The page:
Factors influencing the duration of work-related disability: a population-based study of Washington State workers' compensation

Am J Public Health. 1994 Feb;84(2):190-6. doi: 10.2105/ajph.84.2.190.


Objectives: The purpose of this study was to examine factors predictive of duration of work-related disability.

Methods: Multivariate survival analysis techniques were used to conduct a population-based, retrospective cohort study on a random sample of 28,473 workers' compensation claims from Washington State filed for injuries occurring in 1987 to 1989. The principal outcome measure was length of time for which compensation for lost wages was paid, used as a surrogate for duration of temporary total disability.

Results: The findings suggest that, even after adjusting for severity of injury, older age, female gender, and a diagnosis of carpal tunnel syndrome or back/neck sprain significantly predict longer duration of disability. Other predictors that were stable and significant, but involved lower magnitudes of effect included divorced marital status, firm size of fewer than 50 employees, higher country unemployment rates, and construction and agricultural work.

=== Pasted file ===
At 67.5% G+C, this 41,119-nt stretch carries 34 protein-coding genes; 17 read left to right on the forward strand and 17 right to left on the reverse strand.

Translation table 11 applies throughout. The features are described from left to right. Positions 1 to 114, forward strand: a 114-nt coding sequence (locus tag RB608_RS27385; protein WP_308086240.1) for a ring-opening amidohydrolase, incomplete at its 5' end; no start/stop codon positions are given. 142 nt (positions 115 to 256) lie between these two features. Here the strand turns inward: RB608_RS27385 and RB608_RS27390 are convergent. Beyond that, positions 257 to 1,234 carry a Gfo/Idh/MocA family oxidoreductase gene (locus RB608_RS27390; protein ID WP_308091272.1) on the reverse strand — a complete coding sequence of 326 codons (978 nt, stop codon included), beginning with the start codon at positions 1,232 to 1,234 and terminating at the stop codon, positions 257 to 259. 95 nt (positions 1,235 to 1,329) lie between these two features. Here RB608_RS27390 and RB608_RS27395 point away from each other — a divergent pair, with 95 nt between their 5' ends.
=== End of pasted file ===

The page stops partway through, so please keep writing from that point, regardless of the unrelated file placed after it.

Conclusions: Greater disability prevention efforts targeting these higher risk subgroups could have significant economic and public health effects. The greatest impact may be on claimants who remain disabled at 6 months after an injury that did not require hospitalization.

MeSH terms

  • Actuarial Analysis
  • Adult
  • Cohort Studies
  • Female
  • Humans
  • Male
  • Middle Aged
  • Occupational Diseases / economics
  • Proportional Hazards Models
  • Retrospective Studies
  • Socioeconomic Factors
  • Time Factors
  • Washington
  • Workers' Compensation*
  • Wounds and Injuries / economics
  • Wounds and Injuries / etiology